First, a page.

This is part 2 of the series, Food for Thought (And for Eating), about science in the kitchen
Recently cilantro has been taking a lot of flak from what I believe to be a small but vocal minority of cilantro haters. This anti-cilantro crowd feels that the herb has a repellent taste – they often compare its flavor to soap or metal. In extreme cases the smell of cilantro has been equated with the smell of insects. There’s even an entire blog, I Hate Cilantro, that’s solely dedicated to hating on cilantro. However, I’m firmly pro-cilantro and believe that it improves the flavor of everything it touches. So I thought I’d get to the bottom of some of the science behind cilantro’s flavor.
Cilantro, consisting of the stems and leaves of the coriander plant, looks a lot like parsley, but has its own distinct flavor. Each small leaf packs an explosion of fresh, zesty, citrusy flavor. Coriander seeds have a similar but less intense flavor and are commonly used as a spice. Cilantro is used as a seasoning in food all over the world, from Southeast Asia and Africa to the Mediterranean and Latin America. In fact, Northern Europe and North America are some of the only regions where cilantro is not widely used, which may help explain why cilantro haters seem to be concentrated in these areas.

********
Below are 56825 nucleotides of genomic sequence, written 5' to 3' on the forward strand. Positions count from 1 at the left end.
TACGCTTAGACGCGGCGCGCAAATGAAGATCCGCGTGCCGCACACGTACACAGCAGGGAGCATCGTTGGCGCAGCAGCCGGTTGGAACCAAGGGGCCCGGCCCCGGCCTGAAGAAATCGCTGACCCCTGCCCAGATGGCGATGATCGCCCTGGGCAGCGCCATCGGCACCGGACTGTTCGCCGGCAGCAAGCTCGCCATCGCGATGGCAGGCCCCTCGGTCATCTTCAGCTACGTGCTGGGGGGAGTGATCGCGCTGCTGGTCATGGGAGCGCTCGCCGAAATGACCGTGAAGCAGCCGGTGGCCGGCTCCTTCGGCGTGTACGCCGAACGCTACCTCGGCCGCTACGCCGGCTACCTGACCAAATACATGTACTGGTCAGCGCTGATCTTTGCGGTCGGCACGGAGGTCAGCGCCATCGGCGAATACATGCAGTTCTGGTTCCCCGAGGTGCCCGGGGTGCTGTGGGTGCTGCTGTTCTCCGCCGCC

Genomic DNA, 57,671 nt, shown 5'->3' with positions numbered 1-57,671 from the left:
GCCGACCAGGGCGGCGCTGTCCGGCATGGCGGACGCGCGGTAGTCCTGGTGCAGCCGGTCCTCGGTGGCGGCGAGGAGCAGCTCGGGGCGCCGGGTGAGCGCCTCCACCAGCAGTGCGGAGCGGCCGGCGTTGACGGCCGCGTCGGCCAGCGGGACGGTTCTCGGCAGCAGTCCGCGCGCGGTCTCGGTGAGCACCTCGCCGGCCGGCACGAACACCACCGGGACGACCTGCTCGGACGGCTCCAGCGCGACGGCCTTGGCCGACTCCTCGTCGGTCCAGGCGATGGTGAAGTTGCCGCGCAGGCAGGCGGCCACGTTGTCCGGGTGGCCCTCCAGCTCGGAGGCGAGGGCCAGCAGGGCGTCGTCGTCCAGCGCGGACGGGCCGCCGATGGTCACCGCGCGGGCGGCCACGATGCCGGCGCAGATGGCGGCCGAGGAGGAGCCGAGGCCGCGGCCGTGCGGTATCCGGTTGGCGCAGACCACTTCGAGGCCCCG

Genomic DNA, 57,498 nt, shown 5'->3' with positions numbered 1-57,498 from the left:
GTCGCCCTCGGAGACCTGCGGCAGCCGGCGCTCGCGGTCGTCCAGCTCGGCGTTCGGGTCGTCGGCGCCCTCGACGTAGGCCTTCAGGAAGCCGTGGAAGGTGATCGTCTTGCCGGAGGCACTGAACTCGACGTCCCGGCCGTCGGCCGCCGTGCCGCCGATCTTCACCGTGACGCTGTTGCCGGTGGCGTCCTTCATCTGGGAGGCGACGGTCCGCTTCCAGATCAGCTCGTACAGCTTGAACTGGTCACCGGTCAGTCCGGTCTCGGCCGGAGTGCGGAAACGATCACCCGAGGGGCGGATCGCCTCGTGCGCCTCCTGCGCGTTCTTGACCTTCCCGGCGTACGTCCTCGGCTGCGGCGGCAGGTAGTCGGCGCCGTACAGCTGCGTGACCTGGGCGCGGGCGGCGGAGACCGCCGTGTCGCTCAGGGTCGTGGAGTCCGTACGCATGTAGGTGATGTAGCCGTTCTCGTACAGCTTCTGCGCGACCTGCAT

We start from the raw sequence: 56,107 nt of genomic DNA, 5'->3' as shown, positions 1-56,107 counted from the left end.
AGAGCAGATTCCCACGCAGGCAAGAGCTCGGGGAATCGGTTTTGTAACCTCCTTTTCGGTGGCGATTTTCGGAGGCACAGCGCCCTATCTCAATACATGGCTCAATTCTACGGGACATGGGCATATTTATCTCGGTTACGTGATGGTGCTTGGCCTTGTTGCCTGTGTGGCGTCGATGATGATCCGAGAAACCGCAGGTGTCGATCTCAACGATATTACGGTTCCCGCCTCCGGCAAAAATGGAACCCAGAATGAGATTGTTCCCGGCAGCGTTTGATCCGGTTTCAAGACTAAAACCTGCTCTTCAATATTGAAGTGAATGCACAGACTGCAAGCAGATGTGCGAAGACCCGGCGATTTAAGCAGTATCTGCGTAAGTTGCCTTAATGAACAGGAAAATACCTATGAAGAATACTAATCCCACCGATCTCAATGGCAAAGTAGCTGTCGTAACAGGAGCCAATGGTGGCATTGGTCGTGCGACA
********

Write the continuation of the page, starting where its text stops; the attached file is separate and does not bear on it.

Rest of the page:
In pursuit of the chemical source of cilantro’s intense flavor, chemists have detected over 40 distinct compounds in fresh cilantro extract. This complex chemical mixture accounts for the bulk of cilantro’s flavor and is mainly composed of volatile organic compounds, meaning small, carbon-based compounds that easily evaporate when exposed to air. The volatility of these compounds not only means that fresh cilantro is particularly fragrant, but also that cilantro’s flavor changes when it is cooked, crushed, or pureed, as these compounds escape into the air. This is why cilantro pesto is much milder than fresh cilantro and why it’s best to add fresh, raw cilantro last when using it in a cooked dish (unless you’re looking for a milder flavor).
Beyond, of course, making themselves taste delicious, coriander plants produce all of these chemicals for a reason: to ward off unwanted pests. Some of these chemicals have been shown to deter fungus and insects (and even some humans). Some are also antioxidants. Because of its antifungal and antioxidant properties, cilantro extract has been investigated as a natural preservative in other foods. So cilantro is not only delicious but also nutritious and may help naturally prevent food spoilage.
So which side of the cilantro debate do you fall on? Can’t get enough of it? Think it belongs on the floor, not in your food? Weigh in below in the comments section.
- A New York Times column by Harold McGee of the Curious Cook about why some find the taste of cilantro so off-putting
- Read about the chemical composition of cilantro extract (PDF)
- International Journal of Food Microbiology. Volume 74, Issues 1-2, March 2002, pp. 101-109
- Food Chemistry. Volume 97, Issue 3, August 2006, pp. 505-515